Current Developments

In the wake of the ICJ’s Opinion in Chagos: Britannia waives the rules

The United Kingdom recently reacted against the International Court of Justice’s Advisory Opinion on the separation of the Chagos Archipelago from Mauritius. Has the UK abandoned the international rule of law?

A unanimous verdict sows division

On 25 February 2019, the ICJ handed down its Advisory Opinion on the UK’s separation of the Chagos Archipelago from Mauritius on 8 November 1965. The Opinion stated clearly that the excision of Chagos from Mauritius, which at that time had been a British colony, amounted to a violation of the customary right of self-determination of Mauritius (paras 170-174 of the Opinion). The UK’s retention of the Archipelago to this day constituted an unlawful act of continuing character which engaged the UK’s international state responsibility (para. 177). The Court’s substantive decision enjoyed near unanimous support in the Court. The secondary opinions solely disagreed on procedural matters, notably discretion, or the extent of the ruling (Declaration of Judge Tomka, Dissenting Opinion of Judge Donoghueand Declaration of Judge Gevorgian). The United Nations General Assembly subsequently endorsed the Court’s Opinion in Resolution 73/295 and demanded that the UK withdraw its administration from Chagos until 22 November 2019. The Resolution was adopted with 116 votes in favour, 6 against (Australia, Hungary, Israel, Maldives, the US, and the UK), and 56 abstentions.

Much has been written on the Court’s Opinion, both before and after it was delivered (see Questions of International Law Zoom Out or Stephen Allen, Jan Klabbers, and Kanad Bagchi). Even more remains uncertain and controversial: sovereignty over the Chagos Archipelago and the US’ complicity in the wrongful act and the consequences thereof, to name but two such instances. A variety of these open issues will be addressed in an edited volume which Jamie Trinidad of Cambridge University and I myself currently compose. However, the UK’s reaction to the Court’s Opinion and the GA’s Resolution calls for an immediate response.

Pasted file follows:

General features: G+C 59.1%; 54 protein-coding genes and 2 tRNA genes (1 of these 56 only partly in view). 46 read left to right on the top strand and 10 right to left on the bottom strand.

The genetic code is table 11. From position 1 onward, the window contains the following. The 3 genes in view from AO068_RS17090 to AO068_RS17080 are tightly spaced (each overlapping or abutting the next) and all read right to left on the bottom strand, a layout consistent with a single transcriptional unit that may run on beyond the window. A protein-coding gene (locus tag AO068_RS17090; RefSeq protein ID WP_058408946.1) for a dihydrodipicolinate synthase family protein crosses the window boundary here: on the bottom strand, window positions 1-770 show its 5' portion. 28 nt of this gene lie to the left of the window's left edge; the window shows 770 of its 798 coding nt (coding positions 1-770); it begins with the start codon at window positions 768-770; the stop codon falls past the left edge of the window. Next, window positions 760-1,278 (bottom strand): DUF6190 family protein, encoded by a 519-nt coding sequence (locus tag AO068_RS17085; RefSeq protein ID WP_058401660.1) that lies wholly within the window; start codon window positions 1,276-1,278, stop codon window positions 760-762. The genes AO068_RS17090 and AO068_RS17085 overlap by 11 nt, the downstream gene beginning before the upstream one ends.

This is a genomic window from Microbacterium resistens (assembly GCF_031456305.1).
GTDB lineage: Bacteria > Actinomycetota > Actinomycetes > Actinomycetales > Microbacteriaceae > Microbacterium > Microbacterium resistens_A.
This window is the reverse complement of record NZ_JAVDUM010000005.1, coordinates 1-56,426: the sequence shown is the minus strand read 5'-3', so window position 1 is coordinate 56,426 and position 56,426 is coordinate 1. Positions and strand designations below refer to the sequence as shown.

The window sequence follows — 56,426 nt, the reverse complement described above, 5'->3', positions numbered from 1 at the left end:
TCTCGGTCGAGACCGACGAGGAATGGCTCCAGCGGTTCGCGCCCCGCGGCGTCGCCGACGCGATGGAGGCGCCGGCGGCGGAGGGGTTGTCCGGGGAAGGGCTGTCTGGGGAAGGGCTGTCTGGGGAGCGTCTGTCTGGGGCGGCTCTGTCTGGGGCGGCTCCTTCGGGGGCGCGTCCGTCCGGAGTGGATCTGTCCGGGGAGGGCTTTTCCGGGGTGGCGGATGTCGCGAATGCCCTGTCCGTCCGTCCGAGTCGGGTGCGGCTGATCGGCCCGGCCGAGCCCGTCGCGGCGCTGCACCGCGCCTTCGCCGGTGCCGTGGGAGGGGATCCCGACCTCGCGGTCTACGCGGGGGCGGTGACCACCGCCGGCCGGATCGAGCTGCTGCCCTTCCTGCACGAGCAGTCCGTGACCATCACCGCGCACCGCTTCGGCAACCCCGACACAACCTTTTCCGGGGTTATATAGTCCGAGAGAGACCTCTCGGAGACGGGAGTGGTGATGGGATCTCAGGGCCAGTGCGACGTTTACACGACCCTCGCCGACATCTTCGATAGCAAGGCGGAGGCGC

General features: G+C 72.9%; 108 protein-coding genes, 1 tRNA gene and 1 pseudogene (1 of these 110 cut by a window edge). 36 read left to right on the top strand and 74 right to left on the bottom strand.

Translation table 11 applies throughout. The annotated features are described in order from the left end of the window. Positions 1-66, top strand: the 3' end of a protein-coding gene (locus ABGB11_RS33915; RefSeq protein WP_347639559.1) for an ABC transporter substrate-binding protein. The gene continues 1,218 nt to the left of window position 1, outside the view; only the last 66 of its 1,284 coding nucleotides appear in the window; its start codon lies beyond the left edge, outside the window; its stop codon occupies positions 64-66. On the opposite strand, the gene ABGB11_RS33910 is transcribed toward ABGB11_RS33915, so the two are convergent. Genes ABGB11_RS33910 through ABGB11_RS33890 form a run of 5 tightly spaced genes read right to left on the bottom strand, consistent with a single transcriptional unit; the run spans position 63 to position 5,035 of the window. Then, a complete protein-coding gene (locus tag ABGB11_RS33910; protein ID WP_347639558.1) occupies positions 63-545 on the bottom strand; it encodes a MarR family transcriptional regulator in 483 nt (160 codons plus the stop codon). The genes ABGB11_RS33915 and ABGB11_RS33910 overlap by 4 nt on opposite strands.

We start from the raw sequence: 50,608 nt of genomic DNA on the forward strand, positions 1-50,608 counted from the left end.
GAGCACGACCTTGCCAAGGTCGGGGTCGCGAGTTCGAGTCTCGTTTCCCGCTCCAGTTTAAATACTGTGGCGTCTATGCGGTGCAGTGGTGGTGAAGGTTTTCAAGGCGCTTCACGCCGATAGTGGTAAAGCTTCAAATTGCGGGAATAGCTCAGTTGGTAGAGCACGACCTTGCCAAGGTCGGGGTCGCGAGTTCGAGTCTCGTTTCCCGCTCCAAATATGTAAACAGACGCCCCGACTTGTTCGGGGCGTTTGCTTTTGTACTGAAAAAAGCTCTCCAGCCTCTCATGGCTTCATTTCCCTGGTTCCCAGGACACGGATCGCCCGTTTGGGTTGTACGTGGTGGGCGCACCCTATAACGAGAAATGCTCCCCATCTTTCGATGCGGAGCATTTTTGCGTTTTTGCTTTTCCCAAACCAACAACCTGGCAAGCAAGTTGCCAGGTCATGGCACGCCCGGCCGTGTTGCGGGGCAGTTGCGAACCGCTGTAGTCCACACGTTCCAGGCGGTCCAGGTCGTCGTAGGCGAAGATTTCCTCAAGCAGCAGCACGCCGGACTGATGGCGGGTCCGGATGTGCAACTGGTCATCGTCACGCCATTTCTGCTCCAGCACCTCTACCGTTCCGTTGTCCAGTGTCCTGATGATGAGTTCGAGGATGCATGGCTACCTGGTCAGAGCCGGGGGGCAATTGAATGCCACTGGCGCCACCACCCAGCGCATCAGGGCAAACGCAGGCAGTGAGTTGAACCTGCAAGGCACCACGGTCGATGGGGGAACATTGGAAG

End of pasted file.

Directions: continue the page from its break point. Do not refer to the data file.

British imprudence and inaccuracy

Whereas it hesitated initially, the UK finally came out against the Court’s Opinion. Three aspects of the UK’s reaction are particularly striking.

It is one thing (i) for the UK to say that it continues to enjoy sovereignty over the Chagos Archipelago (statement in the GA, p. 10). That may be true, irrespective of Judge Xue’s declaration to the contrary (para. 14; for more nuance, see Thomas Dale Grant in Allen/Monaghan). Even after the Court’s Opinion, the UK could still hold territorial title over Chagos. An opinion of the Court could, in any case, not transfer sovereignty, even if it were binding, and neither could a GA or a Security Council resolution – see only Kosovo or South West Africa. Sovereignty the UK thus may have – but comply with its obligations it must. Notably, it should have complied with the obligation under decolonization to hand over the islands to Mauritius. The failure to hand them over engages the UK’s responsibility for violation of an international obligation. In order to end this breach, the UK must transfer sovereignty over Chagos to Mauritius “as rapidly as possible” (para. 178 of the Opinion). The obligations the UK owes to the US with regard to the joint military facility on Diego Garcia cannot possibly transmute the law in this regard (see the UK allegation in the GA on p. 11).

It is, of course, also true (ii) that the Court’s Opinion is not binding. It is, however, not a prudent decision for the UK to adopt this defence (in the GA on p. 11). Doing so consigns it to a camp with the likes of Russia and China – which at one point felt compelled to declare their continuing faith in international law – along with the apartheid regime in South Africa. It is a formalist position that lays bare ignorance of the subtleties of international law. International law consists of more than binding obligations (see Judge Simma’s declaration in Kosovo). “Soft law”, including the Court’s Opinion, cannot simply be ignored – unless one wishes to resurrect the 1920s (as in Lotus). Such a stance also undermines the strength of an Opinion adopted with near-unanimity as well as the will of an overwhelming majority in the GA. There is no doubt that this posture, if maintained, will lie heavy on the UK in years to come.